1 2 3 4 5  7 8
Comment 21 of 71, added on March 20th, 2012 at 5:41 PM.
Muchos Gracias for your article post.Thanks Again. Great.
wholesale men clothing
Comment 20 of 71, added on March 9th, 2012 at 1:30 AM.
3981Ih I loved your article.Much thanks again. Fantastic.
Discount OEM Software
from Dominican Republic
Comment 19 of 71, added on September 2nd, 2011 at 10:00 AM.
It is a very gr8 poem . I loved the poem . I liked the gist of the poem .
I have no words to express my feelings .
VAIBHAVI from India
Comment 18 of 71, added on January 15th, 2009 at 7:15 AM.
I agree that daddy is very much like a sequal to this poem as many
parallels can be drawn between the two ie. she mentions in both being
broken and then stuck back together with glue except in daddy she is the
one who has become broken. Also the notion of being pieced and glued gives
a sense that it isn't completely fixed and implies a sense of permanent
Becky from United Kingdom
Comment 17 of 71, added on November 28th, 2008 at 2:44 AM.
Wow, this is an amazing poem and think it's endearing that she possibly
made a mistake by putting Roman where it seems she must really have meant
Unlike a previous reader, I am most struck by the last two lines - wow, I
want to remember those always - that no longer listening for the keel
scraping. You know you have really overcome someone when you can say that
is true. Perhaps most would say they no longer are listening for the phone
to ring or checking their mailbox. Perhaps it's overanalyzing someone from
the past - at any rate, you've given up trying to figure out the
relationship or concerning yourself with its "arrival".
Comment 16 of 71, added on November 27th, 2008 at 3:33 PM.
I love the poem of The Colossus, especially the first two lines of the
first stanza because it is very sad. She tries to put the broken parts of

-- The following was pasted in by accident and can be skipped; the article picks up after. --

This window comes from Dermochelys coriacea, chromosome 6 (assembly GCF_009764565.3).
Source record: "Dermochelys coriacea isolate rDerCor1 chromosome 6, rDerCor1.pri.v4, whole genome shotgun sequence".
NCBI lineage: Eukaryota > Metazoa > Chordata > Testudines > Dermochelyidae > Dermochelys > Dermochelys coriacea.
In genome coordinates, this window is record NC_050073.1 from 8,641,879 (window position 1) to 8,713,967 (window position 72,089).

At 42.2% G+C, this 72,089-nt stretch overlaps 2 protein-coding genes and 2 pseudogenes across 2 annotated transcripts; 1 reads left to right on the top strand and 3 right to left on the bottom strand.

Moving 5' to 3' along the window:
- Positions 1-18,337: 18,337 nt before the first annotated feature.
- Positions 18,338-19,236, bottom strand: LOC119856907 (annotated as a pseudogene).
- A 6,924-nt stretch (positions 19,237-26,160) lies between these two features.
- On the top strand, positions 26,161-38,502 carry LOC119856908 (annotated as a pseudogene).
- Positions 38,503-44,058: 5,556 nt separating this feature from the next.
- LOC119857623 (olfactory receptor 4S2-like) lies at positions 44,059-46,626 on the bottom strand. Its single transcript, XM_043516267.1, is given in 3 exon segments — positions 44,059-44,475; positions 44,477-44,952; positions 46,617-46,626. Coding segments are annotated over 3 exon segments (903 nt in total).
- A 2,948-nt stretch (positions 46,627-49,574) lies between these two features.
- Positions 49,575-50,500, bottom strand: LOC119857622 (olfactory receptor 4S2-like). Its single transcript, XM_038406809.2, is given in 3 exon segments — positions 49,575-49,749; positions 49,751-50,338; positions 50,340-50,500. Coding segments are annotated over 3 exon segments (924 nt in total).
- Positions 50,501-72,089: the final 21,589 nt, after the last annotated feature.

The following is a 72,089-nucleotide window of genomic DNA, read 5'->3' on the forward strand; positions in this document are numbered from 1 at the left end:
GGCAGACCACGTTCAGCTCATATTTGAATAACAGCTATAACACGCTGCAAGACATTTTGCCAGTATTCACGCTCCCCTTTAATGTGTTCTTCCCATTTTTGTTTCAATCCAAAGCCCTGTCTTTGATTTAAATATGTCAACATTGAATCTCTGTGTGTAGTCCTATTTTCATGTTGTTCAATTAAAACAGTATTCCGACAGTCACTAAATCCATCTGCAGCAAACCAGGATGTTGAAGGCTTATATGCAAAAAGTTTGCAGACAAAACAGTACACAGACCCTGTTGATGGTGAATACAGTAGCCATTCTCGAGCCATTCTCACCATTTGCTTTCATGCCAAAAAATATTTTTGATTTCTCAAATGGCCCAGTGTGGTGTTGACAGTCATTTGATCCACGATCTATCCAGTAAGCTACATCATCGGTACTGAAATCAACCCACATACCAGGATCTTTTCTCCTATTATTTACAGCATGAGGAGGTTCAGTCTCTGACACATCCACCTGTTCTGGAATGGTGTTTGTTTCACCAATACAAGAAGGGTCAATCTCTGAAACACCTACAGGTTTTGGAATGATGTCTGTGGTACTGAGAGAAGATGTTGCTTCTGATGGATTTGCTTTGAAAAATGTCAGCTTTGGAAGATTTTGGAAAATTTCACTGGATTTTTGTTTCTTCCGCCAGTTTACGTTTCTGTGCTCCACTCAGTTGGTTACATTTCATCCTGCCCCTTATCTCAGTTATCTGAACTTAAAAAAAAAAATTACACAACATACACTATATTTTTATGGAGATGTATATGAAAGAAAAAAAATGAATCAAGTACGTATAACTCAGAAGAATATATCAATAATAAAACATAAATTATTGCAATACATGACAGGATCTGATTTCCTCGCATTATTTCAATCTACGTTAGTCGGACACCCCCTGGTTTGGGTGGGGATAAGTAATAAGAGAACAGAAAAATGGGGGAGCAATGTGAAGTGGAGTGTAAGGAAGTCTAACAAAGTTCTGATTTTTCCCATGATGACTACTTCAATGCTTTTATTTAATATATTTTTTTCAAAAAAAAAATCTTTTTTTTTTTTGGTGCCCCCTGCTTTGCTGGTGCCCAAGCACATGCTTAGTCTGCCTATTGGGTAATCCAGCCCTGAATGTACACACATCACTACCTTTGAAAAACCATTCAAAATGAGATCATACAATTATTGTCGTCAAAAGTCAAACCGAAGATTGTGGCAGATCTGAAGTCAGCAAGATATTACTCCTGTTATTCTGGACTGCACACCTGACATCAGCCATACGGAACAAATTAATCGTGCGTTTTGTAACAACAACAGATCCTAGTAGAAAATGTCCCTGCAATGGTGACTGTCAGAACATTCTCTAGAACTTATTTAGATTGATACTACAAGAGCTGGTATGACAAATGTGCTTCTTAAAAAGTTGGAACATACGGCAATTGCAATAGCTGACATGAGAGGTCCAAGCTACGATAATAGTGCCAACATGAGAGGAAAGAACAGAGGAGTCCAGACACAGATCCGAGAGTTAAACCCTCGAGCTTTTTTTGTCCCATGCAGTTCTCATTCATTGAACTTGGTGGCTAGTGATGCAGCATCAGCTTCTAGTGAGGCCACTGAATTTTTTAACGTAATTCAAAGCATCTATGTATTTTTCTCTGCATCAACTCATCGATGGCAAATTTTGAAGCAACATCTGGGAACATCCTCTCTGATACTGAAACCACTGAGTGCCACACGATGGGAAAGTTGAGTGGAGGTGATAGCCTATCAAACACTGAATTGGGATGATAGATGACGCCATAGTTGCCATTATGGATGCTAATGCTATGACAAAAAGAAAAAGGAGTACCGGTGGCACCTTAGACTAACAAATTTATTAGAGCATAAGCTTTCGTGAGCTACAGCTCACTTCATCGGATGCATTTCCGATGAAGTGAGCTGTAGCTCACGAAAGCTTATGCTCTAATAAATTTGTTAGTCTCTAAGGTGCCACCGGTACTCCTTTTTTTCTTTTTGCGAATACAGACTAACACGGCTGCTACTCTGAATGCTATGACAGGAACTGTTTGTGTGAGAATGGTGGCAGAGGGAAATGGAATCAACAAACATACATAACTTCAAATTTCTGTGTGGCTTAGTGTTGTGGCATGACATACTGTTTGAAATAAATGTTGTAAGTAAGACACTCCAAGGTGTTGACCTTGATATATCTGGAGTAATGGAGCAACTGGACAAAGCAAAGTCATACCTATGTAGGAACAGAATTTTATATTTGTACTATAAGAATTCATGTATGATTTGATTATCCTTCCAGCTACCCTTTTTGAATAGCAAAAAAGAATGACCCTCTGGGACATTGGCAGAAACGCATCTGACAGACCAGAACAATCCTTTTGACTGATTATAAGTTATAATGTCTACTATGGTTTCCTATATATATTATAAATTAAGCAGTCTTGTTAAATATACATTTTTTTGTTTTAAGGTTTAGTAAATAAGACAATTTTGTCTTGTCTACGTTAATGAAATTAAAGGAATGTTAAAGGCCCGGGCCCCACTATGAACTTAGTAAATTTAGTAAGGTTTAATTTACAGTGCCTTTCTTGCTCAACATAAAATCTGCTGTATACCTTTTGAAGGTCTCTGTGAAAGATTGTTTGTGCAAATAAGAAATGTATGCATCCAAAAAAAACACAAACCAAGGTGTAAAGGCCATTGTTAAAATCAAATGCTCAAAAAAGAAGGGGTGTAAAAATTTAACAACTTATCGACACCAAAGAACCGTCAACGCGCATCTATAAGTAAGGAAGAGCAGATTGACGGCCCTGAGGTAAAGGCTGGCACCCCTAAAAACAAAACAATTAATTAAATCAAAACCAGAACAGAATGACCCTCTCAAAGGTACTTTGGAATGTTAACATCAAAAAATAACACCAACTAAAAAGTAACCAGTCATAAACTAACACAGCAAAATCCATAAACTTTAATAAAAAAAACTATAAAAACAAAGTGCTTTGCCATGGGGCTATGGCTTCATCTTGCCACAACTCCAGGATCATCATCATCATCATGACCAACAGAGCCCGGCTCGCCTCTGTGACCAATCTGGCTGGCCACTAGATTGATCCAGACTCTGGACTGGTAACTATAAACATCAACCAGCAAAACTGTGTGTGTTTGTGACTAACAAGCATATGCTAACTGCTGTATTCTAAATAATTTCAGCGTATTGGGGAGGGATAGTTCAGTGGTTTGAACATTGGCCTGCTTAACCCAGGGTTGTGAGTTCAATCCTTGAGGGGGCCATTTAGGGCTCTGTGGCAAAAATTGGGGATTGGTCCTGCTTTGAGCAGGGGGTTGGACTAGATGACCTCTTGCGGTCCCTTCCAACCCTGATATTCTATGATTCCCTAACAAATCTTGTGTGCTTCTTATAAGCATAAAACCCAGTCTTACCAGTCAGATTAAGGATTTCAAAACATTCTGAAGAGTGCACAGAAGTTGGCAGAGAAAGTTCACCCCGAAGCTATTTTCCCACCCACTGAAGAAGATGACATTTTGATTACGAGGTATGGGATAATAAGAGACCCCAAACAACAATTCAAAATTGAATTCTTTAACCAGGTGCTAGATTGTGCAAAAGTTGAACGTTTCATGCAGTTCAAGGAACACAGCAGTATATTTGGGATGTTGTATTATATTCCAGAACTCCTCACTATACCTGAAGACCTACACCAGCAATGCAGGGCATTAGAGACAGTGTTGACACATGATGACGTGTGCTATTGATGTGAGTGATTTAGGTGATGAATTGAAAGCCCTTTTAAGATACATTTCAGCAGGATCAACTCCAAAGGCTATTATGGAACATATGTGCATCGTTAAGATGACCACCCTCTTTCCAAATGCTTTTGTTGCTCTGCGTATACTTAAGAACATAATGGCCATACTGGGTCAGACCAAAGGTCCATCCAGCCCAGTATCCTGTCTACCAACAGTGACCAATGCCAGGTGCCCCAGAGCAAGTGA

the dead to bring it into life but it is effortless. She wishes to bring
the dead person, or a very dear person who disappeared and impossible to
come back to life and without him her life is impossible, can be a lost
lover, a masculine figure.
Drakhshan from Finland
Comment 15 of 71, added on January 14th, 2008 at 2:41 PM.
I do not think the thirty years should throw anyone off. She was trying to
figure him out and piece things together even before he died.
jean from United States
Comment 14 of 71, added on January 14th, 2008 at 2:23 PM.
I enjoyed getting into the background a little bit with my daughter, who
was studying the poem. She did some research and found the Colossus of
Rhodes broke into pieces 54 years after it was built, which was (about?)
the age of Otto Plath when he died. Also the fluted bones and acanthine
hair seem to be referring to broken down Corinthian columns (acanthus
leaves often adorned their capitals). Plus, of course, the reference to the
sun (the Colossus of Rhodes was a statue of Helios) and the sound of the
keel heard no more (it was the lighthouse guarding the harbor). The black
cypresses of the region also fill out the scene. Since Plath was so keen on